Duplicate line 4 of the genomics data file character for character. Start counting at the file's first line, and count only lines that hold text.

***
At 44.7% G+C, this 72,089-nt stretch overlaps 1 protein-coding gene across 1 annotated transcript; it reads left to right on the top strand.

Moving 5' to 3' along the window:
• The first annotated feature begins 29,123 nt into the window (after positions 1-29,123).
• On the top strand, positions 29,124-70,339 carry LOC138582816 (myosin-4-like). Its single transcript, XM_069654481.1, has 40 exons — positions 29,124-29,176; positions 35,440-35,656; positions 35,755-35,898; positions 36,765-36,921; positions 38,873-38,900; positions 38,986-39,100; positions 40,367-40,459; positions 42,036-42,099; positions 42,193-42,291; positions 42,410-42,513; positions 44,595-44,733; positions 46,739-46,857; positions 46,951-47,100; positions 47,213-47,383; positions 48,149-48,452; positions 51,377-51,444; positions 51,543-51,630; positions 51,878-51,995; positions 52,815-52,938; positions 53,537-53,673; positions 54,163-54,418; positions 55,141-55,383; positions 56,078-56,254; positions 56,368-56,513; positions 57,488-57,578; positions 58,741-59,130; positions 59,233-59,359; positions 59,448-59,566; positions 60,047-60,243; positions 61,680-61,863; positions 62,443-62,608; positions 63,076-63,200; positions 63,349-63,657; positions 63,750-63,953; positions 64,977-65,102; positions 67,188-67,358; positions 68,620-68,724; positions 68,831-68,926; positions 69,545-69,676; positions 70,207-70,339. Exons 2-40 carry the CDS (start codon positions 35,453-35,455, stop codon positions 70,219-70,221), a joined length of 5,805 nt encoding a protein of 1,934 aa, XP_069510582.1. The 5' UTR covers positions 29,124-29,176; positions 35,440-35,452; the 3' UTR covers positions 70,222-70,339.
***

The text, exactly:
• On the top strand, positions 29,124-70,339 carry LOC138582816 (myosin-4-like). Its single transcript, XM_069654481.1, has 40 exons — positions 29,124-29,176; positions 35,440-35,656; positions 35,755-35,898; positions 36,765-36,921; positions 38,873-38,900; positions 38,986-39,100; positions 40,367-40,459; positions 42,036-42,099; positions 42,193-42,291; positions 42,410-42,513; positions 44,595-44,733; positions 46,739-46,857; positions 46,951-47,100; positions 47,213-47,383; positions 48,149-48,452; positions 51,377-51,444; positions 51,543-51,630; positions 51,878-51,995; positions 52,815-52,938; positions 53,537-53,673; positions 54,163-54,418; positions 55,141-55,383; positions 56,078-56,254; positions 56,368-56,513; positions 57,488-57,578; positions 58,741-59,130; positions 59,233-59,359; positions 59,448-59,566; positions 60,047-60,243; positions 61,680-61,863; positions 62,443-62,608; positions 63,076-63,200; positions 63,349-63,657; positions 63,750-63,953; positions 64,977-65,102; positions 67,188-67,358; positions 68,620-68,724; positions 68,831-68,926; positions 69,545-69,676; positions 70,207-70,339. Exons 2-40 carry the CDS (start codon positions 35,453-35,455, stop codon positions 70,219-70,221), a joined length of 5,805 nt encoding a protein of 1,934 aa, XP_069510582.1. The 5' UTR covers positions 29,124-29,176; positions 35,440-35,452; the 3' UTR covers positions 70,222-70,339.